MSgt. Mark Avery wrote: "Aloha to all the young ladies of Troop 2645. I wanted to send a huge mahalo (thank you in Hawaiian) from the personnel here at my unit. Our job is to put cargo/supplies for the soldiers fighting the war against terrorism. We send out food, clothes, blood, bullets, vehicles, and many more supplies to Iraq, Afghanistan, Europe, and the United States. Also, we put soldiers on Air Force aircraft and civilian aircraft and send them to fight or even better yet back home. The cookies will be placed in our terminal to give the soldiers and airmen heading to the war or home. That will give them a good memory of home. Thank you for the gifts and messages. It is much appreciated and gives us energy to continue doing our job. Aloha, and God Bless."

TSgt. Martin L. Mendoza with the United States Air Force said: "Thank you very much for the delicious Girl Scout cookies. Your kindness is deeply appreciated by the men in my unit. It is these simple yet meaningful gestures that keep us going knowing that you support the men and women in the Armed Forces that defend freedom which is so precious Enjoy and cherish freedom, for it is not free.With great gratitude."

Master Sergeant Raymond Arceo wrote: "Nothing comes close to your thoughts of our troops here in the desert. Your heartfelt letter and sweet cookies brings us that much closer to home. . . We are sharing your cookies with all the other sections here at work. They love it, and of course are enjoying it. The world is a better place because of your efforts and thoughtfulness. My prayers are with you and your family. And yes, we are here to keep our world a better place to live in. The people of Iraq are grateful. Be good, stay in school. Listen to your mom, dad and teacher."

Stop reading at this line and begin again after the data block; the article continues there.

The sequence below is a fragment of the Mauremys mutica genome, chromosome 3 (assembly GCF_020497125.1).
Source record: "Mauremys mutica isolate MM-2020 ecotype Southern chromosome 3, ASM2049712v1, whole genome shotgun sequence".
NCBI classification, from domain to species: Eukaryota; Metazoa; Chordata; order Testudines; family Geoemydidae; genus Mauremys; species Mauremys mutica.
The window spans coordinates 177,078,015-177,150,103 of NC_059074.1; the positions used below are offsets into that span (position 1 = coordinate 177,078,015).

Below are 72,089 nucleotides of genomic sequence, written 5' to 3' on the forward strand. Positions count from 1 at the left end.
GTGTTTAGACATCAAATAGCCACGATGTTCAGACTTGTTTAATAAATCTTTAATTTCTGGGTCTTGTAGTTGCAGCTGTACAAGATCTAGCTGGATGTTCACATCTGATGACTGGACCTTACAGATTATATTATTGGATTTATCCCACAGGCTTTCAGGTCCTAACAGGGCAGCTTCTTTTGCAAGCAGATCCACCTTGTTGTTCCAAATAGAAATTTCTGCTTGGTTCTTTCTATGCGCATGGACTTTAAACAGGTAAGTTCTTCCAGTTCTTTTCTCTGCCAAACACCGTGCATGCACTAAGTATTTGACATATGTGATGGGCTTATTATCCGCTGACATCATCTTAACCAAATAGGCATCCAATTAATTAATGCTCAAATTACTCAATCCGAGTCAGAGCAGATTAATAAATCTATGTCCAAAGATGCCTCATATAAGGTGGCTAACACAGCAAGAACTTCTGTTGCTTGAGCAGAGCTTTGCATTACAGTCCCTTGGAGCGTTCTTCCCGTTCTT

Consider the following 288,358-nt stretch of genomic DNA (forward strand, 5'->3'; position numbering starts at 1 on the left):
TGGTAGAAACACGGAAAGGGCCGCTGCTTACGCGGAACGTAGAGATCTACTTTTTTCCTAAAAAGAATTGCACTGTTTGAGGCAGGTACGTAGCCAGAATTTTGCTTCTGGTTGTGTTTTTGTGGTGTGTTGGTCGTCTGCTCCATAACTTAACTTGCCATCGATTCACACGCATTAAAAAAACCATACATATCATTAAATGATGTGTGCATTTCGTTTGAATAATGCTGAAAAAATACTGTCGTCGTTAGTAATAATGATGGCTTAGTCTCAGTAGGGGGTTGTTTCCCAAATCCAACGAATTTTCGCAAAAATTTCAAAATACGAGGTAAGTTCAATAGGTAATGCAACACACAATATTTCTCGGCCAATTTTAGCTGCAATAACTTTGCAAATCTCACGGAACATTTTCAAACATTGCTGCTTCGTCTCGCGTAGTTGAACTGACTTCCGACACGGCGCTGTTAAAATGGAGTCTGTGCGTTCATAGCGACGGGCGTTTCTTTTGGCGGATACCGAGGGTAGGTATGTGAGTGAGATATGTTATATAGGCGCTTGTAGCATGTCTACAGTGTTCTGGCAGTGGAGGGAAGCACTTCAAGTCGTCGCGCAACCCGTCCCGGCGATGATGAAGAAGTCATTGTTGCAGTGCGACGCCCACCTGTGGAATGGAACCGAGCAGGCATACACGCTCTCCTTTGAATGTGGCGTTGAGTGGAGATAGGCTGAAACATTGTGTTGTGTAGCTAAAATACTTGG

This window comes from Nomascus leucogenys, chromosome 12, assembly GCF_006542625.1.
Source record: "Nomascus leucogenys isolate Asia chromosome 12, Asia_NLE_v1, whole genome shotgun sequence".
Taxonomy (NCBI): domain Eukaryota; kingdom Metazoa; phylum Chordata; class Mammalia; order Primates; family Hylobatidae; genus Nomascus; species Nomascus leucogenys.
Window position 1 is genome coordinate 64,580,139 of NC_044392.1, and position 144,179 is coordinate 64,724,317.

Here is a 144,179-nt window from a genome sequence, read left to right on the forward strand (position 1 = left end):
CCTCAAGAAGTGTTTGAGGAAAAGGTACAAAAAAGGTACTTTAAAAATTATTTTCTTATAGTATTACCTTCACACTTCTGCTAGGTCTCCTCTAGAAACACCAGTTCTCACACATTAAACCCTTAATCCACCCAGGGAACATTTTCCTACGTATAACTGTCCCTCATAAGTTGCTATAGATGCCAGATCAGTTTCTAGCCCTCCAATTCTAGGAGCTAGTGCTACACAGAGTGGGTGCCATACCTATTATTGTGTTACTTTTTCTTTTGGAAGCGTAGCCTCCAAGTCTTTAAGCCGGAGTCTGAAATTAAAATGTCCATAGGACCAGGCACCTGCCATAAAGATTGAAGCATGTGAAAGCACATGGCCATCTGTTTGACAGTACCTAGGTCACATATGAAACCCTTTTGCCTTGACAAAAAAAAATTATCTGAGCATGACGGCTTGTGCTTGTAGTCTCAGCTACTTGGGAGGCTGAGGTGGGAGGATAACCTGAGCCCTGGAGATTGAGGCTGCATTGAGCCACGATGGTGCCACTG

More cookies on their way

Troop 2645 has just sent another batch of cookies, letters and cards, and they look forward to hearing back from the troops. "So often we send food or money to worthy causes, but we don't hear back; that's fine — it's not about hearing back," said Linda Myers-Tierney, Carlisle Girl Scouts' cookie coordinator. "But with this project we did hear back and that has galvanized my continued commitment to this service project with the Girl Scouts." Thirteen-year-old Lauren Tierney said, "I felt really touched that I was making such a difference in their lives, reminding them of home and encouraging them."

The Girl Scouts perform various types of community service to earn their bronze awards. Last year this troop performed 40 hours of service at a local nursing home, providing community service for the elderly. "Although this service project may or may not count toward their badges, it's not about the badge." said Myers-Tierney. "It's a part of the infrastructure of what the Girl Scouts are all about and do."

Part of this project's success is the overwhelming response from the community. Without the donations, there would be no cookies to send, and even after three years, the donations keep coming. "Because the troops are really far away from home, getting cookies from us makes them feel like we haven't forgotten them," summarizes Emma Frodigh of Troop 2645. "I feel good when they give us letters for giving them cookies. It makes me feel like we did something good."

2007 The Carlisle Mosquito